Make sure your cover letter is broken into paragraphs with each covering a specific area of your experience or qualifications for humanitarian work. Definitely make sure you proof read and spell-check your cover letter. If you are not a native English speaker it is good to ask someone who is to read your cover letter over to ensure it is clear and grammatically correct.

Tailor Your Cover Letter

One of the most important things to do when writing a cover letter for a humanitarian job is to tailor the cover letter to the role you are applying for.

Avoid sending a generic cover letter with all your applications. Instead, write a cover letter specific to the role and job advert. Doing this shows the NGO recruiter your knowledge and understanding of the job you’re applying for, as well as allows you to demonstrate exactly why you are qualified for humanitarian work.

Humanitarian work is competitive. You’ll need to send a lot of applications to secure a job, especially if you are early in your career. As you need to write a specific cover letter for each humanitarian role you apply for, this can take a lot of time. To speed it up, create a cover letter template that has sections that can remain the same, such as on your education and training, and sections you can tailor quickly to the job you’re applying for, such as parts on how your professional skills make you a strong candidate for the humanitarian role.

When writing cover letters for jobs in humanitarian aid, be sure to create a system that allows you to tailor your cover letter quickly to the role you are applying for. Do not re-write your cover letter for each application.

Save all the cover letters you send. This means if you are applying for similar humanitarian role you can go back and edit less. Saving time is really the aim when tailoring your cover letter for humanitarian jobs, as the humanitarian industry is competitive and you need to fire off a lot of applications.  

Capture the Recruiters Attention

The next most important aspect of writing a cover letter for a job in humanitarian aid is to instantly capture the NGO recruiter’s attention.

Always remember, recruiters for humanitarian work get a lot of applications, and so only look at each one for a second or two when making a decision to interview. Therefore, your cover letter needs to tell the NGO recruiter right from the outset what makes you the best candidate for the humanitarian job.

After opening the cover letter with a general statement such as ‘Dead Sir/Madam, I wish to apply for the role of…’, state clearly your most important professional experience. This is usually your current or most recent job. Doing this in your cover letter tells the NGO recruiter straight away that you have experience in humanitarian work.

If you are applying for entry-level jobs, put here your recent humanitarian internships , related volunteer experience or educational qualifications.

Once you’ve got the NGO recruiters attention and shown your relevant experience, the next step is to link that experience to the humanitarian role you are applying for. Explain in a few short points how your most recent professional experience makes you a strong candidate for the role. Make sure it links directly to the points in the job description advertised. Keep it strong and to-the-point. This is definitely a section on your cover letter template you will update for each application.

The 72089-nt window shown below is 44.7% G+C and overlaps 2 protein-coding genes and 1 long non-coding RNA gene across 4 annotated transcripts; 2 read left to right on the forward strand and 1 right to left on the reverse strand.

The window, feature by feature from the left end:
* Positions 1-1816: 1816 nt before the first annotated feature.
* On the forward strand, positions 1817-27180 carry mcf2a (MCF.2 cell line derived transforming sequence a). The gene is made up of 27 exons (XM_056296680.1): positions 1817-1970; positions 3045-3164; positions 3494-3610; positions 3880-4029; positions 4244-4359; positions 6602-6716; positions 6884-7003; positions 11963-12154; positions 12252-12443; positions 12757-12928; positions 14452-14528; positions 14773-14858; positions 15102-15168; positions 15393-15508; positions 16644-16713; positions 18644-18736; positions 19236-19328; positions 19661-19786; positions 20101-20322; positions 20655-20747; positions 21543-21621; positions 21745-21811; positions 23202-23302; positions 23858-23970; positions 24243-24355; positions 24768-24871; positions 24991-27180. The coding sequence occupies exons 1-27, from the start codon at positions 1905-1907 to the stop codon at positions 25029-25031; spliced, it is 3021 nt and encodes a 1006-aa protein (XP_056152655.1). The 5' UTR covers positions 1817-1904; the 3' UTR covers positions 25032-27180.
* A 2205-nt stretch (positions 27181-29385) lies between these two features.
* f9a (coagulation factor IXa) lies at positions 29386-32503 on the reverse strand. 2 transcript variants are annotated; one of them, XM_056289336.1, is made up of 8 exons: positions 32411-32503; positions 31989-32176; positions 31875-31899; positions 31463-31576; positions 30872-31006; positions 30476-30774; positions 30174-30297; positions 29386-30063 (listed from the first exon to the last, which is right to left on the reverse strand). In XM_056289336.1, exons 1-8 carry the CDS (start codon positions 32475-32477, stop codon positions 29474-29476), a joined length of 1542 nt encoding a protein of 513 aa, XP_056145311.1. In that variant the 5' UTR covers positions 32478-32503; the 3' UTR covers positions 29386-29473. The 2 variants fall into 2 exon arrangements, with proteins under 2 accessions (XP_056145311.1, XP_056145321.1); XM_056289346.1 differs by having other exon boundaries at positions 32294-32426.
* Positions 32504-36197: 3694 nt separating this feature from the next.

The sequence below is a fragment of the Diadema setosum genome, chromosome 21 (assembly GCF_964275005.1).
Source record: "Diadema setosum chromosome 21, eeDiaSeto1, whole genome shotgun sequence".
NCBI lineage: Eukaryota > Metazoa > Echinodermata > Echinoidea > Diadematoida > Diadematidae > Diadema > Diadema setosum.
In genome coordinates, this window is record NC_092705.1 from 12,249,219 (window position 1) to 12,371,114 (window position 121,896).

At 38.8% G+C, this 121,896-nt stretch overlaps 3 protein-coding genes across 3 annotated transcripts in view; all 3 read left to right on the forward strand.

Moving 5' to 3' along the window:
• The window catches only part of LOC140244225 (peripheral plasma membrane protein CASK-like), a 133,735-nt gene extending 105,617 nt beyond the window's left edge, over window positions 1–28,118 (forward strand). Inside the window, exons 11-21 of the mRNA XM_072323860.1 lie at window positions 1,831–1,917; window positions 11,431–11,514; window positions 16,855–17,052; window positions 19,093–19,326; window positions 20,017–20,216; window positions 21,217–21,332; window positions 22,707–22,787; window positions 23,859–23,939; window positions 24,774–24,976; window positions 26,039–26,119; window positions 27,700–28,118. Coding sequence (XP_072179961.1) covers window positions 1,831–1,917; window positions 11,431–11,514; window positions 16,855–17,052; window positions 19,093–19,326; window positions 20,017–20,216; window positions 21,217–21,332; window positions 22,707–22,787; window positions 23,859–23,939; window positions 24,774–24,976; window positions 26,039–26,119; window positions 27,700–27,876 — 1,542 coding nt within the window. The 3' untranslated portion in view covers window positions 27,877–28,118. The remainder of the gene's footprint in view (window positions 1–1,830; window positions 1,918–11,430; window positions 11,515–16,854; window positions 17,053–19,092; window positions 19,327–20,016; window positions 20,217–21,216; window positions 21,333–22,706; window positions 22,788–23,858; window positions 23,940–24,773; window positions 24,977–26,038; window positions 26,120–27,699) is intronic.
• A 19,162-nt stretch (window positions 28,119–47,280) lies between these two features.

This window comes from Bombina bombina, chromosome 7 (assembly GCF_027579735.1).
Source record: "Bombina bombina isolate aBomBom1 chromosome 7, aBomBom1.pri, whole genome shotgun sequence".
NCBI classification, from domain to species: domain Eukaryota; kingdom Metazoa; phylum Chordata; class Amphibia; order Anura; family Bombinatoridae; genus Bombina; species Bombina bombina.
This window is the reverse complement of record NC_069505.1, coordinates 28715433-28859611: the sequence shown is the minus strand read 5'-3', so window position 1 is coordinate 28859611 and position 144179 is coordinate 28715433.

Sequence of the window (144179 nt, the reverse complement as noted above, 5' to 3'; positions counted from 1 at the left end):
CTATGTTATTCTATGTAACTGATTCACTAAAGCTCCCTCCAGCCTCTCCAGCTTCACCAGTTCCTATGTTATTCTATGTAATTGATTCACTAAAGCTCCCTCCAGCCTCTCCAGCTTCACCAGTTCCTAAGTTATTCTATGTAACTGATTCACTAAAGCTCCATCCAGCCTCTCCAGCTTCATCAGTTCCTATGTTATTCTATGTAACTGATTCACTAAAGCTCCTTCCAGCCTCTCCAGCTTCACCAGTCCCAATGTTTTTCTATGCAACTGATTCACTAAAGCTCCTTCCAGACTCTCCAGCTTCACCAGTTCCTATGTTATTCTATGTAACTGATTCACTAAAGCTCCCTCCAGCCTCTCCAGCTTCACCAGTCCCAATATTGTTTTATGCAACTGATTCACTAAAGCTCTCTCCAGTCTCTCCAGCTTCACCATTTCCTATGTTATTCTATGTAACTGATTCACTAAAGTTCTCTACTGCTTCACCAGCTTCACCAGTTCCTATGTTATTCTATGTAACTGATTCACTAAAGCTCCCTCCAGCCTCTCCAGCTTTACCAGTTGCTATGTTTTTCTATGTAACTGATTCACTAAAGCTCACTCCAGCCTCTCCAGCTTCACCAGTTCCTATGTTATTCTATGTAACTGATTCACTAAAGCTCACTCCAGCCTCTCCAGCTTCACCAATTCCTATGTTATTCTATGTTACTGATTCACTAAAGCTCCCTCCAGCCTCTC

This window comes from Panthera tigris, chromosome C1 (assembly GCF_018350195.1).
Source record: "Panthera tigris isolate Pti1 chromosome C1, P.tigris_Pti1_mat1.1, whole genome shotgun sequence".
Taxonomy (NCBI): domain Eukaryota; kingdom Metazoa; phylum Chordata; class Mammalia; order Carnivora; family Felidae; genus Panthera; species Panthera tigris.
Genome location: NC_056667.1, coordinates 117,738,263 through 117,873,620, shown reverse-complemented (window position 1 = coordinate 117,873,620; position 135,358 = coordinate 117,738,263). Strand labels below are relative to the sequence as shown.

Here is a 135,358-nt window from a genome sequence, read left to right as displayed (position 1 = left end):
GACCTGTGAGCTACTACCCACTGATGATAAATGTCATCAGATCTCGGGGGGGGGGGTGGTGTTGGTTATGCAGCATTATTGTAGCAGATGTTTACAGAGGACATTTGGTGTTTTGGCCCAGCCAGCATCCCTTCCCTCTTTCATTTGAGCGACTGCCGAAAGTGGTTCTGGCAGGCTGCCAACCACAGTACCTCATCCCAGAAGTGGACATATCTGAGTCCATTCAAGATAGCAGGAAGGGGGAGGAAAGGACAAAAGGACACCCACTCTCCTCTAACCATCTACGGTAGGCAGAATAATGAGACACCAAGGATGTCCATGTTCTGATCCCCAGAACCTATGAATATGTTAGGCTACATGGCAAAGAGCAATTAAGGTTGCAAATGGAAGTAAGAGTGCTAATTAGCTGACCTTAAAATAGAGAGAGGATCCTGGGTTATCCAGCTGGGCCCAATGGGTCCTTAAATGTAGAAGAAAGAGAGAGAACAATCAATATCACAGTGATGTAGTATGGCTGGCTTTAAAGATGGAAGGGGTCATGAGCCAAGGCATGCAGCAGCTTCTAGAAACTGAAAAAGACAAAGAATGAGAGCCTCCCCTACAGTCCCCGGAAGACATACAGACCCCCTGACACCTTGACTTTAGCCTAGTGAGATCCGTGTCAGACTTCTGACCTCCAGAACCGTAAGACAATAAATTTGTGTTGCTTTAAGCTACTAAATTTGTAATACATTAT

Humanitarian Aid Online Courses

If you are looking to work in humanitarian aid, we highly recommend the online course International Humanitarian and Development Careers . We think it provides one of the best overviews of the humanitarian sector and gives valuable insights for those searching for jobs in humanitarian aid. Follow the link to the course’s page for more information.

The International Humanitarian Law Theory and Practice online course offered by Leiden University in the Netherlands provides a fantastic theoretical overview of humanitarianism. We think it’s one of the top online courses for those who want to understand the basics of international humanitarian law. Click the link to visit the course’s page for more information.

We also think the Humanitarian Action Response and Relief online course offered by Coventry University is a must for anyone looking to become a humanitarian aid worker. It only takes around three weeks to complete and would be a major addition to the CV of anyone looking to work in the aid sector. The link is to the course’s page.

Expand on Your Experiences

After capturing the NGO recruiter’s attention by opening your cover letter with your most recent and relevant humanitarian work experience, the next step is to expand on your experience further. Do this by highlighting a few other relevant humanitarian jobs you have done that also link to the one you are applying for.

If you have a lot of previous or relevant humanitarian experience, just pick two or three to put here.

As with your opening sentences outlining your most relevant humanitarian experience , when expanding on your work experience you should keep it strong and direct. One or two sentences per position is a good aim, with two or three positions described here maximum. Try and get your opening paragraph to include your most recent/relevant jobs and your additional experiences without making it to long.